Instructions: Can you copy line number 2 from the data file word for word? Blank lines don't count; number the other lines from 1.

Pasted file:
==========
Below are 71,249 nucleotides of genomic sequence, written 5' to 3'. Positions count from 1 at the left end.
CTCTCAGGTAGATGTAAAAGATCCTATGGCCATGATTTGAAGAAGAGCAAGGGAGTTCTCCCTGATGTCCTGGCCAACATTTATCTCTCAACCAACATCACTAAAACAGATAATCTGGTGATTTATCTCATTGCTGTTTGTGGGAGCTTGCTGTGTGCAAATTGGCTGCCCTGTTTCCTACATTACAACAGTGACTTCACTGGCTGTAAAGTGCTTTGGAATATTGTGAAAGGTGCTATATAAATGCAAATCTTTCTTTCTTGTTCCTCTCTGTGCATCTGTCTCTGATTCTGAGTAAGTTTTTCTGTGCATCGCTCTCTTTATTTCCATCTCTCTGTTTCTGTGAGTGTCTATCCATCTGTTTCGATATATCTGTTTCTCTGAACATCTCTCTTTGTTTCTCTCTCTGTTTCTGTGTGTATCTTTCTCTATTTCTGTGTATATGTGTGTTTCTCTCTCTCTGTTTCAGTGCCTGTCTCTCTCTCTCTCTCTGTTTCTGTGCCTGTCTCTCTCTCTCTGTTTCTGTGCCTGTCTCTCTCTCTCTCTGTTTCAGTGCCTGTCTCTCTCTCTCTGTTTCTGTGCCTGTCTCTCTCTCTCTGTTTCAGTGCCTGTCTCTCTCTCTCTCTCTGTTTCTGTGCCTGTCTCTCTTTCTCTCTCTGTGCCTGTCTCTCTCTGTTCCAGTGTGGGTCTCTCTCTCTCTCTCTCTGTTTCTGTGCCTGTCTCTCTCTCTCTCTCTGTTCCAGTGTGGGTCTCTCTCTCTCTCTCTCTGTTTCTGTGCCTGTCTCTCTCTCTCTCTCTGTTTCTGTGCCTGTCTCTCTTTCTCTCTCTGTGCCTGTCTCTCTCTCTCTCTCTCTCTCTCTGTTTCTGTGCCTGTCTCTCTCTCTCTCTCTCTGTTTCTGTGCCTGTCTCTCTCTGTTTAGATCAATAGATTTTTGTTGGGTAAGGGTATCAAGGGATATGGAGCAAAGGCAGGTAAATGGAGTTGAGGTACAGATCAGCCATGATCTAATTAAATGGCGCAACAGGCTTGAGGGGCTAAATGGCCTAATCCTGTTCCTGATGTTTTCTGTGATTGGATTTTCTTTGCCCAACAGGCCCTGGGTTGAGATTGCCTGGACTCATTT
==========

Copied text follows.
CTCTCAGGTAGATGTAAAAGATCCTATGGCCATGATTTGAAGAAGAGCAAGGGAGTTCTCCCTGATGTCCTGGCCAACATTTATCTCTCAACCAACATCACTAAAACAGATAATCTGGTGATTTATCTCATTGCTGTTTGTGGGAGCTTGCTGTGTGCAAATTGGCTGCCCTGTTTCCTACATTACAACAGTGACTTCACTGGCTGTAAAGTGCTTTGGAATATTGTGAAAGGTGCTATATAAATGCAAATCTTTCTTTCTTGTTCCTCTCTGTGCATCTGTCTCTGATTCTGAGTAAGTTTTTCTGTGCATCGCTCTCTTTATTTCCATCTCTCTGTTTCTGTGAGTGTCTATCCATCTGTTTCGATATATCTGTTTCTCTGAACATCTCTCTTTGTTTCTCTCTCTGTTTCTGTGTGTATCTTTCTCTATTTCTGTGTATATGTGTGTTTCTCTCTCTCTGTTTCAGTGCCTGTCTCTCTCTCTCTCTCTGTTTCTGTGCCTGTCTCTCTCTCTCTGTTTCTGTGCCTGTCTCTCTCTCTCTCTGTTTCAGTGCCTGTCTCTCTCTCTCTGTTTCTGTGCCTGTCTCTCTCTCTCTGTTTCAGTGCCTGTCTCTCTCTCTCTCTCTGTTTCTGTGCCTGTCTCTCTTTCTCTCTCTGTGCCTGTCTCTCTCTGTTCCAGTGTGGGTCTCTCTCTCTCTCTCTCTGTTTCTGTGCCTGTCTCTCTCTCTCTCTCTGTTCCAGTGTGGGTCTCTCTCTCTCTCTCTCTGTTTCTGTGCCTGTCTCTCTCTCTCTCTCTGTTTCTGTGCCTGTCTCTCTTTCTCTCTCTGTGCCTGTCTCTCTCTCTCTCTCTCTCTCTCTGTTTCTGTGCCTGTCTCTCTCTCTCTCTCTCTGTTTCTGTGCCTGTCTCTCTCTGTTTAGATCAATAGATTTTTGTTGGGTAAGGGTATCAAGGGATATGGAGCAAAGGCAGGTAAATGGAGTTGAGGTACAGATCAGCCATGATCTAATTAAATGGCGCAACAGGCTTGAGGGGCTAAATGGCCTAATCCTGTTCCTGATGTTTTCTGTGATTGGATTTTCTTTGCCCAACAGGCCCTGGGTTGAGATTGCCTGGACTCATTT